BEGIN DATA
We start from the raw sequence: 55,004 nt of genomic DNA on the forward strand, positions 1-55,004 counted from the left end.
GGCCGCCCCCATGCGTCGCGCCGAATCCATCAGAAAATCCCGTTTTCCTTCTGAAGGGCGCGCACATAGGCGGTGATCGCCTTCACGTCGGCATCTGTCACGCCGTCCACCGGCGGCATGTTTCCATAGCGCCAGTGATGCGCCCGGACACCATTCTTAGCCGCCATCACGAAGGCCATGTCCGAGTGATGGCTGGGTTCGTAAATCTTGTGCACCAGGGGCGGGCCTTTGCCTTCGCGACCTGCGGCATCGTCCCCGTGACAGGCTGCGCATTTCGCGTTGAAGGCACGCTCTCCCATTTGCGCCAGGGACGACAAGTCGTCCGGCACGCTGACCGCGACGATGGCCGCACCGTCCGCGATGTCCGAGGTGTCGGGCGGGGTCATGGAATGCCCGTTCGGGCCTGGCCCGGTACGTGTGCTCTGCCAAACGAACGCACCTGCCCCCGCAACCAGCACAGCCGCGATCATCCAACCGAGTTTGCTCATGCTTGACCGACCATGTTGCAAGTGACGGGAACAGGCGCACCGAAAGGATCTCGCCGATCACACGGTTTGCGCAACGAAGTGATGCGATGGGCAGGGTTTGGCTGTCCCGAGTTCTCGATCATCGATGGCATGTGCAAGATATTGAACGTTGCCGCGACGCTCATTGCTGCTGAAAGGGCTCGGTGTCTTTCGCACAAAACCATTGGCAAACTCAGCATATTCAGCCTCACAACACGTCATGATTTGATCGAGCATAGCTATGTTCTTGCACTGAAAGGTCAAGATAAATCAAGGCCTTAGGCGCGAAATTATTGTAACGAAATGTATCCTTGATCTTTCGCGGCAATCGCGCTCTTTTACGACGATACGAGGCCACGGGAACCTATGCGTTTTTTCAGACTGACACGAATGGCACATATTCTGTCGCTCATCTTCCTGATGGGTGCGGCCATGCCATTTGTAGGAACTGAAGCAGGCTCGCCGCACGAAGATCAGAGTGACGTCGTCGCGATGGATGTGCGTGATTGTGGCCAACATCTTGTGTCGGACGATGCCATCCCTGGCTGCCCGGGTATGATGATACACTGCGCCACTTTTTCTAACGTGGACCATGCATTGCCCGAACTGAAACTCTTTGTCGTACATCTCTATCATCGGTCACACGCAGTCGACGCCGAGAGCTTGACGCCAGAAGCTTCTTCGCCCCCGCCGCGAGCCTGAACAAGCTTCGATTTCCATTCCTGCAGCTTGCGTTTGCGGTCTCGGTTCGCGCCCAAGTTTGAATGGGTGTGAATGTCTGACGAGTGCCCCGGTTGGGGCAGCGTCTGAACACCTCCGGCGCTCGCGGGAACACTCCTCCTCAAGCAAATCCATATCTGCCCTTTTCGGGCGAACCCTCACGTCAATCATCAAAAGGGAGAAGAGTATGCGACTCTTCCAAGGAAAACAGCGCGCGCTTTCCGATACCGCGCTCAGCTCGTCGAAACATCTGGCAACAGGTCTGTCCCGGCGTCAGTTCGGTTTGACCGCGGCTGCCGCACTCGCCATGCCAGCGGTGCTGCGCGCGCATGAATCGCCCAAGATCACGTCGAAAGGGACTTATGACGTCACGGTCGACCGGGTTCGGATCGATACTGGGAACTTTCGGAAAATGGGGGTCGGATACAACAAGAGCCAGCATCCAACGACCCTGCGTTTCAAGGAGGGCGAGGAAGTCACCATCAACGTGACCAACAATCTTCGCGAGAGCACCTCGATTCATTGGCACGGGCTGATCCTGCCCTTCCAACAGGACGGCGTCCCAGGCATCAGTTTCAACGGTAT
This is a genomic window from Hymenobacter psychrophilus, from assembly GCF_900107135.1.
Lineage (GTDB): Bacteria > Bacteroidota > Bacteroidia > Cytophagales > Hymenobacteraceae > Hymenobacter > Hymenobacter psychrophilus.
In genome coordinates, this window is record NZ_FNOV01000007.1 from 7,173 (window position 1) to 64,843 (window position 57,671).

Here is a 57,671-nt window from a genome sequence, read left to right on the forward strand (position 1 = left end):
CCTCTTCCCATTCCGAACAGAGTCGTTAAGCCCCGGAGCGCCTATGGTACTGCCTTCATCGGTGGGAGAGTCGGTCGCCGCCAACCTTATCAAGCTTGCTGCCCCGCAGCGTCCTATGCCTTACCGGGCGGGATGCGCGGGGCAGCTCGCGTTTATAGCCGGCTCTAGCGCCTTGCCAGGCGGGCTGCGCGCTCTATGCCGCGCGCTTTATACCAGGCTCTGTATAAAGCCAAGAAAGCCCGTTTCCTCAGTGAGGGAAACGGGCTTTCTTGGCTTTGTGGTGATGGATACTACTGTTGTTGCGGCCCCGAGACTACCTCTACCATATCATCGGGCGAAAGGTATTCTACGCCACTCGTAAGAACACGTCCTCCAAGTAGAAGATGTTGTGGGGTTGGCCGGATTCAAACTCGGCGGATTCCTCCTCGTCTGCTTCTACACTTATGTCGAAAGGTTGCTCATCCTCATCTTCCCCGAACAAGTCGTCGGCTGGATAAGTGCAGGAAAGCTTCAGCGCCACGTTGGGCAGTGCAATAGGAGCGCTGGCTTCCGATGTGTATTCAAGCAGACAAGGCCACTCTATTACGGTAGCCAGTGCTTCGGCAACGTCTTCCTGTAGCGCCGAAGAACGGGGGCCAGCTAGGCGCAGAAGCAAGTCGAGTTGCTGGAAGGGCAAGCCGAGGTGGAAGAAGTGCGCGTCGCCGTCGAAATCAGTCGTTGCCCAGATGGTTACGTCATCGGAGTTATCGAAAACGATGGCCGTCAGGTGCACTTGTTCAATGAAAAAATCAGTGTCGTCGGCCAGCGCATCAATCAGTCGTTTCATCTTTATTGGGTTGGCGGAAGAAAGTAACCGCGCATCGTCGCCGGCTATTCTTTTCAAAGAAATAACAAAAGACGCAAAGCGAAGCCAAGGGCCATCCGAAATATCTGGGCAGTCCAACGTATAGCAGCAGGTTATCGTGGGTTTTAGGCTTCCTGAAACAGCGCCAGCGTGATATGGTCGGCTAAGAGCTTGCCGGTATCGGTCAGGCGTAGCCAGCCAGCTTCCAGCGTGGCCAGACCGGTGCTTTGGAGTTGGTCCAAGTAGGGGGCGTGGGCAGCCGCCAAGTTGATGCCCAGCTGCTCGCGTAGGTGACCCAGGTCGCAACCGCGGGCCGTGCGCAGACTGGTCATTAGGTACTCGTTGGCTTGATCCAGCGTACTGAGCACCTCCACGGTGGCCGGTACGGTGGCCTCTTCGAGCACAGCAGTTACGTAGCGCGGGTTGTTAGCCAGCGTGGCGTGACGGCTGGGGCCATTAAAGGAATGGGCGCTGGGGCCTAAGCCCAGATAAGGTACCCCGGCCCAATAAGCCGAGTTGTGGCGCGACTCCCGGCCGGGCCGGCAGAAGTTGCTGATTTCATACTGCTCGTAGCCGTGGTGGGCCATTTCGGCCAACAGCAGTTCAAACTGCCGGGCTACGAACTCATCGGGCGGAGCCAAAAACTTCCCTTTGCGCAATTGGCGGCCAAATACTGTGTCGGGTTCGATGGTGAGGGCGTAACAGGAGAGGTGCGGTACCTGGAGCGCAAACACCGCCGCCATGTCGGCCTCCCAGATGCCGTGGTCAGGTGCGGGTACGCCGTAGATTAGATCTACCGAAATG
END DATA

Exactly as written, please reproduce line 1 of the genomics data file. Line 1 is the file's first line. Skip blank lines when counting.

We start from the raw sequence: 55,004 nt of genomic DNA on the forward strand, positions 1-55,004 counted from the left end.